The brave new world is not one world; there are vast areas, “savage reserva- tions”, which its network bypasses. Everything it has sent to the “bunk” of history — for example, religion, family relations, primitive passions, violent ritu- als, and so on — continues to exist here, where people are still born and raised by biological parents. As such, the reservations stand for what is abandoned, for what “has not been worth the expense of civilizing” (Huxley 2007, p. 141). But there are organized tours to reservations, which resemble today’s favela tour- ism. Incidentally, Bernard and Lenina go to a reservation for a “holiday”, a holi- day which signifies a search for experience in a society in which everything is a simulacrum, “far more real than reality” (p. 146). The mise en scène of the brave new world is, after all, the disappearance of experience; the subjects undergo, but never have, experiences. And the hysteria of such a world is the production of the real (see Baudrillard 1994, p. 23)… the “reservation” functions in Brave New World as an orientalist image of a chaotic space, an archaic state of nature beyond “our” space and time, and therefore beyond our responsibility — a space of secret enjoyments (rituals, “obscene” family ties, passionate encounters) or of despotism (violence, repression), like the “rogue states” of our time. But this dichotomy breaks down if we consider the reservations as a symptom of the brave new world itself. In the end, homo sacer is at the heart of the brave new world in which eugenics and dysgenics together reduce its citizens’ lives to bare life. Hence, the first intima- tion to revolt occurs when Bernard recognizes a biopolitical dimension in the culture of hedonism, as he hears two male characters talking about Lenina “as though she were a bit of meat”, only to find out later that she, too, “thinks of herself that way. She doesn’t mind being meat” (Huxley 2007, pp. 39, 80).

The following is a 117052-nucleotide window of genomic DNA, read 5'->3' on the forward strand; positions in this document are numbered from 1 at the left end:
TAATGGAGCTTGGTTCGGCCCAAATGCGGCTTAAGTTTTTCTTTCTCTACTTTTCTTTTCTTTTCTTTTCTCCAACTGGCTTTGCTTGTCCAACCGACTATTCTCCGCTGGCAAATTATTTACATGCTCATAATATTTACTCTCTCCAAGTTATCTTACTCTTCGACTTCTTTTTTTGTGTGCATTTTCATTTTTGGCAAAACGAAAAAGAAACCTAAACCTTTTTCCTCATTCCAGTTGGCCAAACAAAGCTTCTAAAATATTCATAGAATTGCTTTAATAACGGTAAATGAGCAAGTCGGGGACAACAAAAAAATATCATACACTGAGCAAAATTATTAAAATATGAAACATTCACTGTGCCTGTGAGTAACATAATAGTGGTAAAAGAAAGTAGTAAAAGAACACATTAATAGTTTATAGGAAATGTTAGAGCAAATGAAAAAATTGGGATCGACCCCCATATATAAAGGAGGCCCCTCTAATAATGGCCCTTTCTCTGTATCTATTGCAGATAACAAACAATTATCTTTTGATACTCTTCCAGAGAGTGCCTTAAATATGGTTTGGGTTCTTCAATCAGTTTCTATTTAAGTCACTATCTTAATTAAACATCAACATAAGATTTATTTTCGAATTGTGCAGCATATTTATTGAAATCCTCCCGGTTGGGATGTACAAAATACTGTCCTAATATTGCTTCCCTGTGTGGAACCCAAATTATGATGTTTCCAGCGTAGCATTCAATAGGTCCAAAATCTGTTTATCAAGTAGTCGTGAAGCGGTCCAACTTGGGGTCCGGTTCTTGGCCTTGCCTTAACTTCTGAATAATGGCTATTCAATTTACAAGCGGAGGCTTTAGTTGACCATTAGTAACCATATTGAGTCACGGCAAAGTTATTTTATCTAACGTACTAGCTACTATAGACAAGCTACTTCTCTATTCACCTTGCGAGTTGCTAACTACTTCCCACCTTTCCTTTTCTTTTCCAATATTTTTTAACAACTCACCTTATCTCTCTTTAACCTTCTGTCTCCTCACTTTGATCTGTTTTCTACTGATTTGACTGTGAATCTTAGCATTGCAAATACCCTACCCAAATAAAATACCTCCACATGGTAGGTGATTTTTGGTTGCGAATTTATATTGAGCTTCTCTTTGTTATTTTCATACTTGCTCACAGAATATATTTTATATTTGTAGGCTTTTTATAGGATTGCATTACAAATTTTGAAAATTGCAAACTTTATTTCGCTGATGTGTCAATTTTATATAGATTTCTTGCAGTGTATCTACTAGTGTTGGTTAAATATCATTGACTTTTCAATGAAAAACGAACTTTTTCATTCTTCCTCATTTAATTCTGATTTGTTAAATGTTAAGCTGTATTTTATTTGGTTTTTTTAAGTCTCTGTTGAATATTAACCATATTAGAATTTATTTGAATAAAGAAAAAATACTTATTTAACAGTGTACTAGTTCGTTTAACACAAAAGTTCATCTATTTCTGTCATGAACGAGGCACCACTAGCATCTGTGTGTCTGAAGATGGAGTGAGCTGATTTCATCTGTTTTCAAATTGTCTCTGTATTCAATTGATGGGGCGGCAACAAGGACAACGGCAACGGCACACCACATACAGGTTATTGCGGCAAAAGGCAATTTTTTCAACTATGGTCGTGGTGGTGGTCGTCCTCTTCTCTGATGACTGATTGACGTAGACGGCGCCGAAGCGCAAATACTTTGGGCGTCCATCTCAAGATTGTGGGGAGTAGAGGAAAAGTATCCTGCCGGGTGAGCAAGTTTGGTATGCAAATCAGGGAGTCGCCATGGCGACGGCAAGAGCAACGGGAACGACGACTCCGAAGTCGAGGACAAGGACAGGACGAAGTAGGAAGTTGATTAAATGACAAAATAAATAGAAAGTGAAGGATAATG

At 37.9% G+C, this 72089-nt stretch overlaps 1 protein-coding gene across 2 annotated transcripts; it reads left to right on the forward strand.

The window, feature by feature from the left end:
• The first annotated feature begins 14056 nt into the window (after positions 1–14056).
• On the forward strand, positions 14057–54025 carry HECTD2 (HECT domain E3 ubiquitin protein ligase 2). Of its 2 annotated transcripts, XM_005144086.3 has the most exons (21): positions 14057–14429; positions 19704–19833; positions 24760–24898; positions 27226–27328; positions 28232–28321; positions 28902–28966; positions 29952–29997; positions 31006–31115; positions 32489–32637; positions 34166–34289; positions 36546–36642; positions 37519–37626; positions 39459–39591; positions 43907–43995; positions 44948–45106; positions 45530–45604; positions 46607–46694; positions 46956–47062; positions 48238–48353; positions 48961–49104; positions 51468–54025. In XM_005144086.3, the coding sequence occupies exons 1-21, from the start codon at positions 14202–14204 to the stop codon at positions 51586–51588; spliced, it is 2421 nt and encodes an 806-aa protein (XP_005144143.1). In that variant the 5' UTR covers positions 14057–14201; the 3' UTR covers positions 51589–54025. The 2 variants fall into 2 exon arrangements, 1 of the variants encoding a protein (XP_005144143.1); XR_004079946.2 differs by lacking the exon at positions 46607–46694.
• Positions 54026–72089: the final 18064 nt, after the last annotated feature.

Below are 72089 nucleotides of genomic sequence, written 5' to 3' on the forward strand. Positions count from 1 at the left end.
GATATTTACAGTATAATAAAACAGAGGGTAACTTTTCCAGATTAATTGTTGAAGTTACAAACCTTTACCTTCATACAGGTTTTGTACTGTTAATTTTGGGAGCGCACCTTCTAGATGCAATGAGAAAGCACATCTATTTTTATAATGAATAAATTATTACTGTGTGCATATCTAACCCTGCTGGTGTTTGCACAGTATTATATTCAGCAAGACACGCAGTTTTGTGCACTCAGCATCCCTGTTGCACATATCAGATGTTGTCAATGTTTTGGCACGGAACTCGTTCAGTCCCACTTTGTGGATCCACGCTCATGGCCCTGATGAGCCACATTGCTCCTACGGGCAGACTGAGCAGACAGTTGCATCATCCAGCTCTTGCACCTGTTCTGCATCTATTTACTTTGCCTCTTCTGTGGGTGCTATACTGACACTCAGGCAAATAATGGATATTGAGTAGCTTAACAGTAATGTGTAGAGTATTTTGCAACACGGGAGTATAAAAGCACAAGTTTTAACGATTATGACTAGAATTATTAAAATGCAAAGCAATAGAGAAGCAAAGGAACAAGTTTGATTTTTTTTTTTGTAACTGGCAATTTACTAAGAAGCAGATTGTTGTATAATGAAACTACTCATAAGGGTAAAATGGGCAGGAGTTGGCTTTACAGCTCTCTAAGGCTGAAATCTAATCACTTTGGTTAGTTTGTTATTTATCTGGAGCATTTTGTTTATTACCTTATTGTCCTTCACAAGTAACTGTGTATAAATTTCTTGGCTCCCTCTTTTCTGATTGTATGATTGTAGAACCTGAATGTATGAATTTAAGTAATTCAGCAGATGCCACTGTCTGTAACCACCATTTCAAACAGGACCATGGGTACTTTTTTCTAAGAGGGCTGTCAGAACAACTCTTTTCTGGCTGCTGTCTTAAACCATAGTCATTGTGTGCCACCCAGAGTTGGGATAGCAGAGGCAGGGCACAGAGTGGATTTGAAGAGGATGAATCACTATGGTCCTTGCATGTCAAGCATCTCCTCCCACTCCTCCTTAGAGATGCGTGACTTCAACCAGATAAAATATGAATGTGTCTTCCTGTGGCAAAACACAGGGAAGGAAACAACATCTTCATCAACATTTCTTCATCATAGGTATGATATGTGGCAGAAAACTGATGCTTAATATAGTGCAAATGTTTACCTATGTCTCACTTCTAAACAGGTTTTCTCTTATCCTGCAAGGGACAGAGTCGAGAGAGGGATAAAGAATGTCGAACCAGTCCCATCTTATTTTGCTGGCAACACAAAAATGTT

Let us open a parenthesis here. Huxley himself made references to eugenics before and during the period in which he wrote Brave New World. He went as far as defending it to prevent “the rapid deterioration … of the whole West European stock” (quoted in Bradshaw 2007, p. xxii). After the Holocaust, however, when eugenics started to lose its appeal for the liberal democratic intelligentsia, Huxley, too, was warning against domination by technological means. Thus, revisiting Brave New World in 1958, he writes:

    The Nazis did not have time … to brainwash and condition their lower leadership. This, it may be, is one of the reasons why they failed. Since Hitler’s day the armoury of technical devices has been considerably enlarged … Thanks to tech- nological progress, Big Brother can now be almost as omnipresent as God. (Huxley 2004, p. 52)

    Indeed, as Esposito (2008) argues, even though Nazism was militarily and politically defeated in the Second World War, it has won a cultural victory in the sense that its emphasis on biopolitics, its focus on the body as a political category, has now become a commonplace in Western liberal culture…“man” in our culture tends to become one who possesses his own body as an individual property, can use it, buy and sell it, as if it were a commodity. It is telling, therefore, that today’s “liberal eugenics”, which describes its project as improving human well-being, can only distinguish itself from the Nazi eugenics by insisting on state neutrality (eugenics must be practised on the basis of liberal individual freedoms, without state inter- vention) and by distancing itself from biological reductionism.